Structure of the California Coastal Commission Violates Separation of Powers Clause of the California Constitution
Sheppard, Mullin, Richter & Hampton LLP announced today that the Firm filed an Amicus Curiae Brief on behalf of five trade associations—the Home Builders Association of Northern California, the California Building Industry Association, the Building Industry Legal Defense Foundation, the Building Industry Association of San Diego, and the California Association of Realtors ("Homebuilders"). The Homebuilders supported Marine Forest Society's claim that the Coastal Commission violates the separation of powers doctrine.
In a 29-page unanimous opinion, the California Court of Appeal, Third Appellate District, based in Sacramento, upheld the trial court's ruling that structure of the Coastal Commission violates the Separation of Powers Clause of the California Constitution. Although the Commission is housed in the executive branch (in the Resources Agency), two-thirds of its voting members are appointed by the State Legislature. Those members can be removed at will by the Legislature, thus giving the Legislature undue control over a purportedly executive branch agency. The Court found that this "materially impairs the executive power's ultimate authority over the execution of the laws…"
Dave Lanferman, of the Firm's Real Estate, Land Use, Natural Resources & Environment Practice Group in San Francisco, said, "The Court's opinion presents a good opportunity for California to enhance its coastal protection by providing the types of checks and balances in the structure of the Coastal Commission envisioned by the Constitution and the Court."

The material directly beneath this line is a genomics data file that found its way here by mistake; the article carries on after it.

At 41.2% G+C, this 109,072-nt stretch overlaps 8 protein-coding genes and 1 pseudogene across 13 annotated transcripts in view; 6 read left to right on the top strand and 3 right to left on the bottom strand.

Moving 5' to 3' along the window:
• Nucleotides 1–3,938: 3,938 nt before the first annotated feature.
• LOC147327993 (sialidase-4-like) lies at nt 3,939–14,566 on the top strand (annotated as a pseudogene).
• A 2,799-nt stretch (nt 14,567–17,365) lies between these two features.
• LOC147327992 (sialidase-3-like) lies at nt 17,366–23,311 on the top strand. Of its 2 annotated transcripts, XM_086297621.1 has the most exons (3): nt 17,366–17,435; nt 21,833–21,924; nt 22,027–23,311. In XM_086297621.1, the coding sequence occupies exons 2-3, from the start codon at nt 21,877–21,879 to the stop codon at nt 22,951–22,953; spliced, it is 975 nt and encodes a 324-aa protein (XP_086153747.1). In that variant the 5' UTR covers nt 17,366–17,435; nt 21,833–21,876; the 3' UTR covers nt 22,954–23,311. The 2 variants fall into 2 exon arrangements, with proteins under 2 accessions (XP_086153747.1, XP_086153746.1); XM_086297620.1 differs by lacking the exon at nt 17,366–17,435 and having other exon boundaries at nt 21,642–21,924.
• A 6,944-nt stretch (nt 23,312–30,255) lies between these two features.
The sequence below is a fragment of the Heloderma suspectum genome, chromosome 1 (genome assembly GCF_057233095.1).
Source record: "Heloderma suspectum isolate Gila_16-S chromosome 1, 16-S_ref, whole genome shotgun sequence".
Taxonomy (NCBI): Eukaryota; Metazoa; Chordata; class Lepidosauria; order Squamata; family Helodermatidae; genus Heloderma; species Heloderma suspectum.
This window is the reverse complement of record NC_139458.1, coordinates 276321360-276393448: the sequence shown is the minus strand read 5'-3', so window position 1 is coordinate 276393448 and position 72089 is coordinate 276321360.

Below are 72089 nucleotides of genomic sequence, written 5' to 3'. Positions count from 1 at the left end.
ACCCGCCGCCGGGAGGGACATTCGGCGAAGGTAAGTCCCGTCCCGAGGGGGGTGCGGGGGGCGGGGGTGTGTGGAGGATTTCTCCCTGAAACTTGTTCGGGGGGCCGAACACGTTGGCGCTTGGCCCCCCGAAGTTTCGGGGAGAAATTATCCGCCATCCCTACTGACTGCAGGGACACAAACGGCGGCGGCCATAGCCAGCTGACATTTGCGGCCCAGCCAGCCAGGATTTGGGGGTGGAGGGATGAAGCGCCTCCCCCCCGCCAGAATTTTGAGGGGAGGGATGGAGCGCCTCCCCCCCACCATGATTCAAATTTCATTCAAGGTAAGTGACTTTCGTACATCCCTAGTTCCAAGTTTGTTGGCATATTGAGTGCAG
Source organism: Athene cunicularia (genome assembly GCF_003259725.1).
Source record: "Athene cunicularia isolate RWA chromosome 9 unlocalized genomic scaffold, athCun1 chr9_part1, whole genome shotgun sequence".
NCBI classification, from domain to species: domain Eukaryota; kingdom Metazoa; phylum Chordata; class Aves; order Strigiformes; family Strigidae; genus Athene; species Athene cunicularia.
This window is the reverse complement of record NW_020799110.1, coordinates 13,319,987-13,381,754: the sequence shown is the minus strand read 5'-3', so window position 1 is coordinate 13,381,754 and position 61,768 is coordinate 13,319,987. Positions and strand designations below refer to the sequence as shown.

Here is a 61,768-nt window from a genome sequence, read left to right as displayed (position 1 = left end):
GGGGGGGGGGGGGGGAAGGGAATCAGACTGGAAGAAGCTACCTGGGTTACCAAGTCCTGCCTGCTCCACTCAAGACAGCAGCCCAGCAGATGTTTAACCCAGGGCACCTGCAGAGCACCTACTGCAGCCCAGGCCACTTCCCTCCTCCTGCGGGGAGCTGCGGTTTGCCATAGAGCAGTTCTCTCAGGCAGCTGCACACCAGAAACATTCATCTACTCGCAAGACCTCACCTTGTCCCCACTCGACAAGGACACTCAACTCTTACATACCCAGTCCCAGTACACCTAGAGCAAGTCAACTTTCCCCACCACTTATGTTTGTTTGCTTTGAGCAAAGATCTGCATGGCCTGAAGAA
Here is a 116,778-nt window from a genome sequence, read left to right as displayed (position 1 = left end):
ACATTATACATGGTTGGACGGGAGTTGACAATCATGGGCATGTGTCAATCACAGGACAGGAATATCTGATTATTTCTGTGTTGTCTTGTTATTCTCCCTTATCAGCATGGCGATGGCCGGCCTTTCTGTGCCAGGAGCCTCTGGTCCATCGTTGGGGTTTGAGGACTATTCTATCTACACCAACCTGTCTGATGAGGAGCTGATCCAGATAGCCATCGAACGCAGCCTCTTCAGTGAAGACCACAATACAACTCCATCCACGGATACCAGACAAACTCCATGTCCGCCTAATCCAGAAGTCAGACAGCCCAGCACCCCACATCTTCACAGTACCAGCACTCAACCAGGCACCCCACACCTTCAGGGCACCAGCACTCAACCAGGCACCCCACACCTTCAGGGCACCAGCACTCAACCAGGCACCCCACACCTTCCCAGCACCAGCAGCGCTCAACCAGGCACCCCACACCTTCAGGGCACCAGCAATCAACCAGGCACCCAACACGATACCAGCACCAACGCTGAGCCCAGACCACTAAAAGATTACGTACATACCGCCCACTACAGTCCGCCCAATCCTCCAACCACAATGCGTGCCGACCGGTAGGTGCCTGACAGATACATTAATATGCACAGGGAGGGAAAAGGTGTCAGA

Tom Roth, of the Firm's Real Estate, Land Use, Natural Resources & Environment Practice Group in San Francisco, added, "The State of California now has the obligation to reorganize the Coastal Commission to ensure that the agency will fulfill its duties consistent with the State Constitution when reviewing coastal projects."
The opinion can be viewed here.
Sheppard Mullin's Real Estate, Land Use, Natural Resources & Environmental Practice Group is one of the most prominent in California, having notable specialized expertise in all areas of land use regulation, including land use approvals and permitting; subdivision map approvals and planned unit developments; wetlands; endangered species and critical habitat designation; Coastal Commission approvals; state lands, public trust and other waterfront jurisdictional use limitations and permitting; CEQA and NEPA; redevelopment law; historic preservation; toxic and hazardous materials compliance and clean-up; and administrative appeals, takings, eminent domain and other land use litigation.
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